About 10 days in we all gathered one day at 2pm in the control room for another day's recording. We were discussing what song to record next, as all of our selected demo songs now had master takes that we were happy with. Paul was chopping out lines of coke on an empty 2-inch tape spool, and as usual there was a relaxed, non-working atmosphere. I loaded up the 16-track tape machine with fresh tape and powered up various compressors and outboard equipment. Robert went to the mic and started singing the opening lines to the Lowell George song Spanish Moon. Bill Payne joined in on electric piano. Slowly, one by one, the rest of the band joined in and they soon settled on an even tempo. When Jeff Porcaro started playing harder I thought we could be onto something, so I put the 16-track machine into record, re-checked my levels and signaled to Robert that we were rolling. A minute later Robert yelled, "Okay. From the top," and Jeff counted in. They were off. Six minutes later we had a complete take. Jeff's drum stool had broken after a drum fill, but he kept on playing, half-standing and with a large grin on his face.

An excited and noisy band came into the control room for a playback - they knew it was a good take. It had a neat, sneaky intro and settled into a great feel between bass and drums - steady and tight. The track started to build and soon the whole band was flying, Hammond organ, electric piano and guitar all spiraling around each other. Everyone listened with their eyes closed and big grins on their faces. The track continued to play, featuring Smitty on organ and then stripping down to basic instrumentation. It was a great take, and Steve said what we were all thinking, "Fucking great, guys. That's our master." It was now 2:45pm. Steve said, "Okay guys. What song are we gonna do next?" - déjà vu. We overdubbed and mixed Spanish Moon later that evening. A finished track recorded, overdubbed and mixed in a day - so easy.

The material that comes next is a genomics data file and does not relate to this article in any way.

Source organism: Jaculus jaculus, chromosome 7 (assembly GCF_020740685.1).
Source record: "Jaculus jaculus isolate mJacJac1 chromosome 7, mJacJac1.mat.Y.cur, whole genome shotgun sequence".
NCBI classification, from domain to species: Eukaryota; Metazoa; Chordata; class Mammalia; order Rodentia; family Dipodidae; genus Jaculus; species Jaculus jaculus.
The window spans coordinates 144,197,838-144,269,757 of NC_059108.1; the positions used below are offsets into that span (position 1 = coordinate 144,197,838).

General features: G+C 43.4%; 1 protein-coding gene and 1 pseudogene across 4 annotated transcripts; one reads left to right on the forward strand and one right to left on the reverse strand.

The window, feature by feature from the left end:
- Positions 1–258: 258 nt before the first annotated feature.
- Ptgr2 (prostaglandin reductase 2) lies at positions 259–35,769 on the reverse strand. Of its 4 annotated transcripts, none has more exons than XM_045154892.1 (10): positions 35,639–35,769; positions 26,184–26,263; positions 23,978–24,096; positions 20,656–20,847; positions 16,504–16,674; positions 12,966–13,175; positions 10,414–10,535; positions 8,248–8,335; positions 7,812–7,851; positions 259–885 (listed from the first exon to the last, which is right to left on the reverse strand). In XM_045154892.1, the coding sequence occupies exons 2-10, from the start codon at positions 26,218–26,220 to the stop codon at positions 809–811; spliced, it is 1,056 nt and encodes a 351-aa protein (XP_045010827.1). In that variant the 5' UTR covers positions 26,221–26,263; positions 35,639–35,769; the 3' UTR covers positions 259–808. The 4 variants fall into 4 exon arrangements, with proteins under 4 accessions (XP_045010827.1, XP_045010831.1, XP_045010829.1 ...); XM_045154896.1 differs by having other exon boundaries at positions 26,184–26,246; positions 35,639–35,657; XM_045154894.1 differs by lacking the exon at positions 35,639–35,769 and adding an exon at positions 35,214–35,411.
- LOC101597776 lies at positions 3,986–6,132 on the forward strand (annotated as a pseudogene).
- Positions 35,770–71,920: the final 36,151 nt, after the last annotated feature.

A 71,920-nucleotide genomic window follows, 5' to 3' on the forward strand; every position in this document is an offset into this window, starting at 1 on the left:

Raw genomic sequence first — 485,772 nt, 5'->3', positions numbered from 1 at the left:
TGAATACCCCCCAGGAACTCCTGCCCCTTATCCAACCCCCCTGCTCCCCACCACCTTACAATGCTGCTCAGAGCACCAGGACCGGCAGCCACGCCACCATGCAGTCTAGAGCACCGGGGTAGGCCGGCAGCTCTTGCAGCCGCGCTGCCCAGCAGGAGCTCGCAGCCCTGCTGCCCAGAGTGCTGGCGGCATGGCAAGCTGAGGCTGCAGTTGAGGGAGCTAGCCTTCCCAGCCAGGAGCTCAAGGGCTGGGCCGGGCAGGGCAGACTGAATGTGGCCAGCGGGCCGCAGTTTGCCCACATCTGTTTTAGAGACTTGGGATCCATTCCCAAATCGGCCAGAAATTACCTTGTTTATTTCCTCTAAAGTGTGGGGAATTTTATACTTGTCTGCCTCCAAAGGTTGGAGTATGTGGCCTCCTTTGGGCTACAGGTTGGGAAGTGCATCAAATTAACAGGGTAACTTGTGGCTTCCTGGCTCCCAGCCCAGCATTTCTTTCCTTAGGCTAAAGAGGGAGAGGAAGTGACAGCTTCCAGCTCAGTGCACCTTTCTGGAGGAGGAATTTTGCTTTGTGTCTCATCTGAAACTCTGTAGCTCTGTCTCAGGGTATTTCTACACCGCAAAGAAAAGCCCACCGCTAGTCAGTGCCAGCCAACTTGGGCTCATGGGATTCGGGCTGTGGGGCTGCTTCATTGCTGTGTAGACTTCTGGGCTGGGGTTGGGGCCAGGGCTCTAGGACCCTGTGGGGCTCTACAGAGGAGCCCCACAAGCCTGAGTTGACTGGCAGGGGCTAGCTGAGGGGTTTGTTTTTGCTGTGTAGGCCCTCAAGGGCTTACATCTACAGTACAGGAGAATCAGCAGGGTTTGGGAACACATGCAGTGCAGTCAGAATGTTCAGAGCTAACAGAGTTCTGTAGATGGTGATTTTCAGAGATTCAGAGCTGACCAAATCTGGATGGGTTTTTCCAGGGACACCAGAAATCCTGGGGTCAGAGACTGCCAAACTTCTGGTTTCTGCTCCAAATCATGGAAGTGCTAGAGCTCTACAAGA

Originally, staying in the house on Mulholland Drive had seemed a good idea, but Lee entertained a great deal and threw around three parties a week, which often carried on all night. We could come back from the studio tired at 2 or 3am to be met by the Hollywood cool (and on one occasion Santana drummer Michael Shrieve and Joni Mitchell). We would feel obliged to be sociable and stay up drinking beer, playing pool and taking coke from a large pile in the middle of a glass table, snorting it through a rolled up $1,000 bill.

We also had to listen to a vast collection of LA space cadets who recited poetry, told stories about extraterrestrials or tried to impress us enough to get a gig with us. After a couple of weeks we'd all had enough. The final decider for me came when I returned home one night and found some guy with a blonde in my room - not only in my room but also in my bed, screwing. I crashed in Jody's room, and in the morning Robert and I checked into appartments at the Sunset Marquis. Steve and Jody followed two days later, and we all stayed there for the rest of the album.

It was good for all of us to be back at the Sunset Marquis again and to be able to enjoy some privacy. Steve's girlfriend Stephanie turned up, and little was seen of either of them outside of studio hours. Robert still disappeared into the night after sessions for unknown activities. One night he rang my doorbell at 5am. "I was looking for something to smoke, and, well, look... I've got a double act happening. Why don't you come along and join in?" he slurred.

Realising with some surprise that Robert had brought two women home to his bedroom, I replied, "Er, here's some hash. Probably not, but I'll think about it." I went to bed. Robert's next album was called Double Fun, but there was probably no connection.

Are We Still Rolling?
Are We Still Rolling?

Publié dans robert-palmer